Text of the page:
Guidewires are standard tools used to steer catheters through the body and heart. Guidewires have not been used during MRI fluoroscopy catheterization because of the risk of heating. We have developed MRI techniques that do not risk heating using specific commercial guidewires. In this protocol we will use this new low-energy real-time MRI fluoroscopy technique to enable use of guidewires during otherwise standard MRI catheterization of the right side of the heart through veins, and of the left side of the heart through the aorta.
In the second phase of the protocol, we will begin performing systematic MRI guidewire heart catheterization without X-ray whenever possible. We will assess the heart s response to hemodynamic provocation during MRI catheterization tailored to the patient s problem. We will use this protocol to further refine the technique.
This will enable future testing of devices for adult and pediatric MRI-fluoroscopy catheterization, which may lead to new non-surgical treatments of cardiovascular disease.
|Study Type :||Interventional (Clinical Trial)|
|Estimated Enrollment :||100 participants|
|Intervention Model:||Single Group Assignment|
|Masking:||None (Open Label)|
|Official Title:||Heart Catheterization Using MRI Fluoroscopy and Passive Guidewires|
|Actual Study Start Date :||August 2, 2017|
|Estimated Primary Completion Date :||December 30, 2025|
|Estimated Study Completion Date :||December 30, 2025|
Procedure: MRI Right and Left Heart guidewire catheterization
To conduct right and left heart guidewire catheterization using real-time MRI fluoroscopy in human research subjects already undergoing medically necessary right and left heart catheterization. We will use only passive MRI-compatible catheters and specific guidewires shown to be safe under low energy MRI specific conditions. Under the conditions of use, the guidewire is not susceptible to heating.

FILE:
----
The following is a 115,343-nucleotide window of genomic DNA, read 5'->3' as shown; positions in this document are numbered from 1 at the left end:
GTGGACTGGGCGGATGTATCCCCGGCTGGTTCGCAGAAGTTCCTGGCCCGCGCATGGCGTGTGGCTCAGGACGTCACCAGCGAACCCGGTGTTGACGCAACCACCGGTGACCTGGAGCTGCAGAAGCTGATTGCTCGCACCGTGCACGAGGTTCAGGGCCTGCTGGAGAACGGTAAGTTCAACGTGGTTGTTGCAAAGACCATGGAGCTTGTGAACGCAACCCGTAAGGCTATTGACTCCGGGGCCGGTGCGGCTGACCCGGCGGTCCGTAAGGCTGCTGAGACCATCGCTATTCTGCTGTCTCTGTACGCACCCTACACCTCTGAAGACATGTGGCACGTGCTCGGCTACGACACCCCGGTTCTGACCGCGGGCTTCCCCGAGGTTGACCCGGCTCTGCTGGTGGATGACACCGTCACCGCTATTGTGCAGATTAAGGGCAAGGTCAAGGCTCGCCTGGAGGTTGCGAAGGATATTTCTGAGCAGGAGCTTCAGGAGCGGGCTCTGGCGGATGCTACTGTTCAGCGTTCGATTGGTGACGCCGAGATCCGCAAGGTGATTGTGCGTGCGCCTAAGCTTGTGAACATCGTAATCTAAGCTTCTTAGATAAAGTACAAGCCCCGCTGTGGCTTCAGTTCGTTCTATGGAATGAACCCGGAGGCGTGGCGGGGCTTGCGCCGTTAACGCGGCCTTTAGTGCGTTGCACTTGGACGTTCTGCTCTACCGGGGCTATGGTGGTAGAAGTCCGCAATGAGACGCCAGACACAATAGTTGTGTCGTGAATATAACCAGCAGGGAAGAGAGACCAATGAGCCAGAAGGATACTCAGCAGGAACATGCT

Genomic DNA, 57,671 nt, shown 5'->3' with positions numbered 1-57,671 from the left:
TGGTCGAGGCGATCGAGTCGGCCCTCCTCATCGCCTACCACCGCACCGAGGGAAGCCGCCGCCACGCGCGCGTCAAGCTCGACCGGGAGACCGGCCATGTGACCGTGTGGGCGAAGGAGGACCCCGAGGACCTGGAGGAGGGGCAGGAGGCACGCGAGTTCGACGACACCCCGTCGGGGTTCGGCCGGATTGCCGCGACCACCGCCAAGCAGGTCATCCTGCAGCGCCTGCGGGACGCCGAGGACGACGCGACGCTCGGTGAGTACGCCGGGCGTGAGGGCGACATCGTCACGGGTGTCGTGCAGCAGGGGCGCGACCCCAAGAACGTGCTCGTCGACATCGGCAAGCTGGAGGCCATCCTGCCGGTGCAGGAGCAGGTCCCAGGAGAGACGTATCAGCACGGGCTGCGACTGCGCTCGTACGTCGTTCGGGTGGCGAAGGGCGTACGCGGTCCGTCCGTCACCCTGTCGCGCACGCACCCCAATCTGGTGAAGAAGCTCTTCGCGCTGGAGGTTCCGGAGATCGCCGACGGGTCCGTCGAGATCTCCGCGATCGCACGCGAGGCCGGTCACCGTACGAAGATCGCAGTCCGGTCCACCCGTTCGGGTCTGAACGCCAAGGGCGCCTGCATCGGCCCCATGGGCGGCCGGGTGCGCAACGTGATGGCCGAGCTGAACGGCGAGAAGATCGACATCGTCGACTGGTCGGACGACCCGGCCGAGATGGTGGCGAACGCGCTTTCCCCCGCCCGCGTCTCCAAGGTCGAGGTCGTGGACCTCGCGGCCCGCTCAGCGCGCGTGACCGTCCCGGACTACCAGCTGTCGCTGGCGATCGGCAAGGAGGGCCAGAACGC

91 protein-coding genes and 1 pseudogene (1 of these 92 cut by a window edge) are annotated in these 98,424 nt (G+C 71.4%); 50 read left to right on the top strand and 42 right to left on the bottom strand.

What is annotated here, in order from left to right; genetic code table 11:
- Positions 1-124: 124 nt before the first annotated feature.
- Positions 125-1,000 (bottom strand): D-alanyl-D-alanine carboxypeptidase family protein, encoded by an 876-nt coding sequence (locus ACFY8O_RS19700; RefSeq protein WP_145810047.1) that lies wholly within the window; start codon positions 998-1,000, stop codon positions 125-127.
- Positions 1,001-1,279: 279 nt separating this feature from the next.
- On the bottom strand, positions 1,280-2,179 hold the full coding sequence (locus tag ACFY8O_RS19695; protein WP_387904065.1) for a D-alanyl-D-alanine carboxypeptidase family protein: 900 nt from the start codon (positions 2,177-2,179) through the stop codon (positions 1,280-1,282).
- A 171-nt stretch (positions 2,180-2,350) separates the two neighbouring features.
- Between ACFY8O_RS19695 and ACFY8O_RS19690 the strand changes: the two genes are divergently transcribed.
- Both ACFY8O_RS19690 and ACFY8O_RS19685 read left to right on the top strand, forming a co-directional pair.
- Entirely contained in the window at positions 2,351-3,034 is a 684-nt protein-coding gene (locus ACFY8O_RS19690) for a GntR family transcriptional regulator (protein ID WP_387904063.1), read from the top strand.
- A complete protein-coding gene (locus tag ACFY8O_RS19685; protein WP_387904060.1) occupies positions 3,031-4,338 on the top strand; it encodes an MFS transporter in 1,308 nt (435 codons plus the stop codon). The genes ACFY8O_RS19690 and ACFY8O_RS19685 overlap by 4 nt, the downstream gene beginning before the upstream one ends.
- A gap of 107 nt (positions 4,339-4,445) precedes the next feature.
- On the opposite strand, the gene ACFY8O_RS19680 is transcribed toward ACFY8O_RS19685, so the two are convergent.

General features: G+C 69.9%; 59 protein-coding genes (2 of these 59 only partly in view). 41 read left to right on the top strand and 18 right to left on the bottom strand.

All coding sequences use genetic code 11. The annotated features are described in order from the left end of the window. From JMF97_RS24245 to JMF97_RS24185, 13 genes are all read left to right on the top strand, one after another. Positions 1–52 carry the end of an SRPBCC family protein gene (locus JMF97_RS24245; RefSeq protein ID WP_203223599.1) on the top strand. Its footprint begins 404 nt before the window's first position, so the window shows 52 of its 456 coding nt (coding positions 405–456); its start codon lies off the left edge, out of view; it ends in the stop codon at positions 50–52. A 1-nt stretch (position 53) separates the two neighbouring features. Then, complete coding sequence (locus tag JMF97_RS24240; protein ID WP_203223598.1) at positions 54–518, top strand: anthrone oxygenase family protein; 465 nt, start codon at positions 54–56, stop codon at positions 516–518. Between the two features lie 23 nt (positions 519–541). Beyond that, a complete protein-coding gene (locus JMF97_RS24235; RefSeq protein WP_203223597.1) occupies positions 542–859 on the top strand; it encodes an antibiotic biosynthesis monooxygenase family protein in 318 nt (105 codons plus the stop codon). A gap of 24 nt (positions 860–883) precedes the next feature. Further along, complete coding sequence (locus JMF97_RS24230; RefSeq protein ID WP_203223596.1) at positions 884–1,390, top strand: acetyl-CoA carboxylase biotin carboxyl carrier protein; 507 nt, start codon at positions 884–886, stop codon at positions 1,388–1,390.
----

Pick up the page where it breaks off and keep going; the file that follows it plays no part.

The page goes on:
- The principal objective of this protocol is to test the safety and feasibility of MRI fluoroscopy catheter navigation using 0.035" guidewires during right and left heart catheterization guided by low-SAR MRI pulse sequences [ Time Frame: 2 hours ]Acquisition of hemodynamic and saturation data from targeted chambers and vessels.
- Additional objectives are to test and enhanced MRI as an adjunct to routine hemodynamic cardiac catheterization [ Time Frame: 2 hours ]Conspicuity of Glidewires during MRI fluoroscopy catheterization
Please refer to this study by its ClinicalTrials.gov identifier (NCT number): NCT03152773
|Contact: Annette Stine, R.N.||(301) email@example.com|
|United States, Maryland|
|National Institutes of Health Clinical Center||Recruiting|
|Bethesda, Maryland, United States, 20892|
|Contact: For more information at the NIH Clinical Center contact Office of Patient Recruitment (OPR) 800-411-1222 ext TTY8664111010 firstname.lastname@example.org|
|Principal Investigator:||Robert J Lederman, M.D.||National Heart, Lung, and Blood Institute (NHLBI)|